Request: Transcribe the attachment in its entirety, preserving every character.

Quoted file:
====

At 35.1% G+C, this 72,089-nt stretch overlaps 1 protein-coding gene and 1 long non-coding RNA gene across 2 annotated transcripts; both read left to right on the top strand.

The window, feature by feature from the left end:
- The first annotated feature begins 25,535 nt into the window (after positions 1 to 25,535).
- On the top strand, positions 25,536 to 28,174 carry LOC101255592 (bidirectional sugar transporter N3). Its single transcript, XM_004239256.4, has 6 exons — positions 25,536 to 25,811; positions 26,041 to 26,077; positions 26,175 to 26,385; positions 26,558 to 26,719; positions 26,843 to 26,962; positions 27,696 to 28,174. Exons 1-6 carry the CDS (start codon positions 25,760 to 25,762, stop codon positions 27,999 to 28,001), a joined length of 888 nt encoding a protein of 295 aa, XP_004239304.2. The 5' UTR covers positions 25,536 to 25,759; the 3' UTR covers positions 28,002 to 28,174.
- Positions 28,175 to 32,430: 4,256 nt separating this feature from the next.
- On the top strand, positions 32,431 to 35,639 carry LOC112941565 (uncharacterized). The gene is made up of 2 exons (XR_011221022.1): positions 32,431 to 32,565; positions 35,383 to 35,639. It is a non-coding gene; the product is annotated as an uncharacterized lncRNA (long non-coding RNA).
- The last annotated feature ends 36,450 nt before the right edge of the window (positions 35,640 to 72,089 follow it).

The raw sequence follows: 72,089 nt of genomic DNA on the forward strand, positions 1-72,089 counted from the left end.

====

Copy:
At 35.1% G+C, this 72,089-nt stretch overlaps 1 protein-coding gene and 1 long non-coding RNA gene across 2 annotated transcripts; both read left to right on the top strand.

The window, feature by feature from the left end:
- The first annotated feature begins 25,535 nt into the window (after positions 1 to 25,535).
- On the top strand, positions 25,536 to 28,174 carry LOC101255592 (bidirectional sugar transporter N3). Its single transcript, XM_004239256.4, has 6 exons — positions 25,536 to 25,811; positions 26,041 to 26,077; positions 26,175 to 26,385; positions 26,558 to 26,719; positions 26,843 to 26,962; positions 27,696 to 28,174. Exons 1-6 carry the CDS (start codon positions 25,760 to 25,762, stop codon positions 27,999 to 28,001), a joined length of 888 nt encoding a protein of 295 aa, XP_004239304.2. The 5' UTR covers positions 25,536 to 25,759; the 3' UTR covers positions 28,002 to 28,174.
- Positions 28,175 to 32,430: 4,256 nt separating this feature from the next.
- On the top strand, positions 32,431 to 35,639 carry LOC112941565 (uncharacterized). The gene is made up of 2 exons (XR_011221022.1): positions 32,431 to 32,565; positions 35,383 to 35,639. It is a non-coding gene; the product is annotated as an uncharacterized lncRNA (long non-coding RNA).
- The last annotated feature ends 36,450 nt before the right edge of the window (positions 35,640 to 72,089 follow it).

The raw sequence follows: 72,089 nt of genomic DNA on the forward strand, positions 1-72,089 counted from the left end.